Monday, 21 July 2008

Separating management from storage

I’ve recently been mulling over the nature of the relationship between where we store the information we create (the repository) and the rules governing its management – not least because it seems to represent one of the fundamental divides between the approach to records management which I am advocating (RM2.0 for shorthand) and the majority of ECM products on the market.

In the pre-Web 2.0 world there was a division between the applications we used to create information (e.g. MS Word) and the repository we used to store our outputs. We didn’t store our documents in Word, we stored them on our C://, on a separate file server, or even a removable storage device (though the MOD are beginning to wish they hadn’t!). All of which created a separate shared repository available for the storage of unstructured information created by a range of applications. This, in turn, influenced the nature of first EDRMS and latterly ECM technologies, the majority of which included their own separate repository for storage and intrinsically linked it to their management/rules layer.

As noted in Managing the Crowd: "The crucial difference with Web 2.0 services such as You Tube, Flickr, Facebook and the like is that they are content storage repositories as well. They no longer just represent the tools, but also the filing cabinet" which changes things considerably – especially when you consider that the majority of these services may be hosted outside the organisation. In this model there is no shared underpinning repository, nor is it possible to create and rely upon an intrinsic link between the management/rules layer and the repository of content we wish it to control. To my mind, this places those systems which are built upon the assumption of a combined repository and rules layer at a severe disadvantage by closing off the ability to manage information which it does not itself ‘physically’ hold.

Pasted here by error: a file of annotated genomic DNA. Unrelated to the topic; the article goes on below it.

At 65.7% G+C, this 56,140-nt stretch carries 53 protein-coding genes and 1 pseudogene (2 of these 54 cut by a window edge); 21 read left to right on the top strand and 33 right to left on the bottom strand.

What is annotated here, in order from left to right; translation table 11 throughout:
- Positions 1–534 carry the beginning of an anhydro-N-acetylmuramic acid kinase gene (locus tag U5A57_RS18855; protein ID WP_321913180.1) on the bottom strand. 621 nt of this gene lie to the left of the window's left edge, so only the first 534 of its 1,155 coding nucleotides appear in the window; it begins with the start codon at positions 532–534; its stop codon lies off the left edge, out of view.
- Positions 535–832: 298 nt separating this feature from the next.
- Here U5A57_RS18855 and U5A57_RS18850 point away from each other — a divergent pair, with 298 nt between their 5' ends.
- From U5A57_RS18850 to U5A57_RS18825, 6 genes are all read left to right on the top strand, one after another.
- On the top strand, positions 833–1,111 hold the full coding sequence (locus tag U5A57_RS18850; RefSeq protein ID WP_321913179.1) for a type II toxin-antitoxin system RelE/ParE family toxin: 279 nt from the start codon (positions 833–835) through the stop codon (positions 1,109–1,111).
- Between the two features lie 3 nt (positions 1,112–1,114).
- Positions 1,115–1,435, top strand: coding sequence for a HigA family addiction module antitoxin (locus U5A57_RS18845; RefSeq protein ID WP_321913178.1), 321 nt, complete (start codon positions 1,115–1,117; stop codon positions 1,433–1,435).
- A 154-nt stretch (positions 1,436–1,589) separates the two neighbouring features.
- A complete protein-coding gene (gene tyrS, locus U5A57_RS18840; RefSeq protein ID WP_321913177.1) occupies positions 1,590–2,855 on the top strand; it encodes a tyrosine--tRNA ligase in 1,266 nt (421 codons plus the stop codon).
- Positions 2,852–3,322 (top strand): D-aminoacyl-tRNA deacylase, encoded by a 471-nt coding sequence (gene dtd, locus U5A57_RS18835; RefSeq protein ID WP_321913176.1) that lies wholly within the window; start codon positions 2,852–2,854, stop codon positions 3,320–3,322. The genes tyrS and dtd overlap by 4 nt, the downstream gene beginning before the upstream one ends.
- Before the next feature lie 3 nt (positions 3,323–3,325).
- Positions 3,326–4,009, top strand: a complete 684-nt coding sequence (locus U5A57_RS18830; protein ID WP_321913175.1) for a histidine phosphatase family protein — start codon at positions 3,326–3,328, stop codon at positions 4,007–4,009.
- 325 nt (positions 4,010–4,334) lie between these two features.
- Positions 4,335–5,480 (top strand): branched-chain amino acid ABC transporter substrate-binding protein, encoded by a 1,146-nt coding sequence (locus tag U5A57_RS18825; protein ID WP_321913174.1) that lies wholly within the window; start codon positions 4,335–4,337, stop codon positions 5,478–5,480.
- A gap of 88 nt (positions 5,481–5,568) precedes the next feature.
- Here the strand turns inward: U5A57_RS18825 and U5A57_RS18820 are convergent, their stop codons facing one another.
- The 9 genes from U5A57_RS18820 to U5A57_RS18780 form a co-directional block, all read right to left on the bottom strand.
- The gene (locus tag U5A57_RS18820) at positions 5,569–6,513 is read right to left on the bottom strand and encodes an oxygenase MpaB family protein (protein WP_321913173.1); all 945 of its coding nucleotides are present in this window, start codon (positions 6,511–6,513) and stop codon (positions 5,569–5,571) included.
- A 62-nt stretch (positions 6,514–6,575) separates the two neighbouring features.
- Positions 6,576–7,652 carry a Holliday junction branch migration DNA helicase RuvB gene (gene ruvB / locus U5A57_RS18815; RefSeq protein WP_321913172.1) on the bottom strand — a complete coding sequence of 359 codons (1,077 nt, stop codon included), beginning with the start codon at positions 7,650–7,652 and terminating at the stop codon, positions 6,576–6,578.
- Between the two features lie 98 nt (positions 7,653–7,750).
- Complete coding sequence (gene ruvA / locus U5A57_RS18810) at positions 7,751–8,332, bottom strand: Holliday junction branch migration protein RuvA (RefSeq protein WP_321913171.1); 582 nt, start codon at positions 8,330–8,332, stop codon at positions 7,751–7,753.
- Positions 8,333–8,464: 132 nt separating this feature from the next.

One of the reasons for musing over this now was in the wake of an interesting chat I had the other day with some folks from Computer Associates marking the release of their new CA Records Manager product. In contrast to most other ECM products it apparently does not include its own integral repository – it’s a management layer only, managing content in its original native location. Though there are still currently limitations in terms of how widely this management layer can be applied (not yet extending to encompass the externally hosted Web2.0 services mentioned earlier) it seems to me to at least represent a more open-ended solution which at least offers the promise of achieving some of these wider, more demanding goals, further down the line.

3 comments:

Adam Pope said...

Have you heard of REST, Steve? It's an information architecture based on URLs and the verbs GET POST PUT and DELETE. And that's all. It's benefit is it's simplicity as it will be able to move with the times. There's a good post here that explains it easily. It's recommended by the guy who wrote HTTP and what Alfresco is based on. Theory suggests it could refer to the contents of a network drive as easily as a Facebook image.

Pedants who call people using minor grammatical errors 'pretentious' - have they any sense of introspection?

Steve Bailey said...

No, I hadn't come across REST but will look now with interest - I'm all for simplicity where possible (particularly given the speed and agility which normally comes with it).

As for the pedants - the phrase 'fiddling whilst Rome burns' sprung immediately to mind!

Cheers

Steve

Anonymous said...

Some of the big ECM players have been doing this for a while now. They have a management layer which is separate from the content. This management layer and content layer could all the vendors own - more akin to an EDRMS.
The more prevalent approach with larger companies is for an integration with systems to manage their content. In this case SAP / Siebel / Sharepoint (and EDRMS) content is controlled by this management layer.
The EDRMS simply becomes a front end for the less structured processes. The more structured processes would probably have a dedicated front end.
Web 2.0 will be next on the cards. The only way this will work is to manage the original content, to take a copy and manage it or to manage the link to the original.